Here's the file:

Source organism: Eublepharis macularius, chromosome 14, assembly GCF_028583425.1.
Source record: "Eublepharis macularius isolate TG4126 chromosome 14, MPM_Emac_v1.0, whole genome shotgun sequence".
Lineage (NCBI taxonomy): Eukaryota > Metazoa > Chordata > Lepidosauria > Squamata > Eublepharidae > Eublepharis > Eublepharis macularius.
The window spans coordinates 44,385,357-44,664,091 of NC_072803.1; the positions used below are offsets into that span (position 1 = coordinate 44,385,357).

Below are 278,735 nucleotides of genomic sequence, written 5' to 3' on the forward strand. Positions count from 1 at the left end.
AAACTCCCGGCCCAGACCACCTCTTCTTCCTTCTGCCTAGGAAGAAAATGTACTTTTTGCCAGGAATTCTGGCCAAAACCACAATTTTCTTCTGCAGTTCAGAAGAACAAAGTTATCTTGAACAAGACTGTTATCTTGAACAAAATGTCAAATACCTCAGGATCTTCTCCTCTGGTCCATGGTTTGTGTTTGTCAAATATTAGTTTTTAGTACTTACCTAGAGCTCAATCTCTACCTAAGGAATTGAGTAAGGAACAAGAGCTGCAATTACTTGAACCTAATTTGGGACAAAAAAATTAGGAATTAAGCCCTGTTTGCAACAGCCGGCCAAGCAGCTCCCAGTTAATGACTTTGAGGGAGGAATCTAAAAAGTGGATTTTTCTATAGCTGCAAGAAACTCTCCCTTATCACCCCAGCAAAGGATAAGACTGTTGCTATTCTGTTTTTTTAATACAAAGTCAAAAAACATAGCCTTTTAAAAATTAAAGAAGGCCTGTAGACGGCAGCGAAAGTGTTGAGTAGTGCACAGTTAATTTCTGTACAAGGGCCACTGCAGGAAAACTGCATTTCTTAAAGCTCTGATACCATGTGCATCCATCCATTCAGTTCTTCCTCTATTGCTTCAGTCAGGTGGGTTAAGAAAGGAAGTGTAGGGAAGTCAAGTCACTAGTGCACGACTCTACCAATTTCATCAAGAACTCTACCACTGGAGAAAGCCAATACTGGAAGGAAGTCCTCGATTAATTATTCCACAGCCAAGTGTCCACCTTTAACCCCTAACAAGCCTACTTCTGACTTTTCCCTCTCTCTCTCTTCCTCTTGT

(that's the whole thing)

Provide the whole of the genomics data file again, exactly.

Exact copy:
Source organism: Eublepharis macularius, chromosome 14, assembly GCF_028583425.1.
Source record: "Eublepharis macularius isolate TG4126 chromosome 14, MPM_Emac_v1.0, whole genome shotgun sequence".
Lineage (NCBI taxonomy): Eukaryota > Metazoa > Chordata > Lepidosauria > Squamata > Eublepharidae > Eublepharis > Eublepharis macularius.
The window spans coordinates 44,385,357-44,664,091 of NC_072803.1; the positions used below are offsets into that span (position 1 = coordinate 44,385,357).

Below are 278,735 nucleotides of genomic sequence, written 5' to 3' on the forward strand. Positions count from 1 at the left end.
AAACTCCCGGCCCAGACCACCTCTTCTTCCTTCTGCCTAGGAAGAAAATGTACTTTTTGCCAGGAATTCTGGCCAAAACCACAATTTTCTTCTGCAGTTCAGAAGAACAAAGTTATCTTGAACAAGACTGTTATCTTGAACAAAATGTCAAATACCTCAGGATCTTCTCCTCTGGTCCATGGTTTGTGTTTGTCAAATATTAGTTTTTAGTACTTACCTAGAGCTCAATCTCTACCTAAGGAATTGAGTAAGGAACAAGAGCTGCAATTACTTGAACCTAATTTGGGACAAAAAAATTAGGAATTAAGCCCTGTTTGCAACAGCCGGCCAAGCAGCTCCCAGTTAATGACTTTGAGGGAGGAATCTAAAAAGTGGATTTTTCTATAGCTGCAAGAAACTCTCCCTTATCACCCCAGCAAAGGATAAGACTGTTGCTATTCTGTTTTTTTAATACAAAGTCAAAAAACATAGCCTTTTAAAAATTAAAGAAGGCCTGTAGACGGCAGCGAAAGTGTTGAGTAGTGCACAGTTAATTTCTGTACAAGGGCCACTGCAGGAAAACTGCATTTCTTAAAGCTCTGATACCATGTGCATCCATCCATTCAGTTCTTCCTCTATTGCTTCAGTCAGGTGGGTTAAGAAAGGAAGTGTAGGGAAGTCAAGTCACTAGTGCACGACTCTACCAATTTCATCAAGAACTCTACCACTGGAGAAAGCCAATACTGGAAGGAAGTCCTCGATTAATTATTCCACAGCCAAGTGTCCACCTTTAACCCCTAACAAGCCTACTTCTGACTTTTCCCTCTCTCTCTCTTCCTCTTGT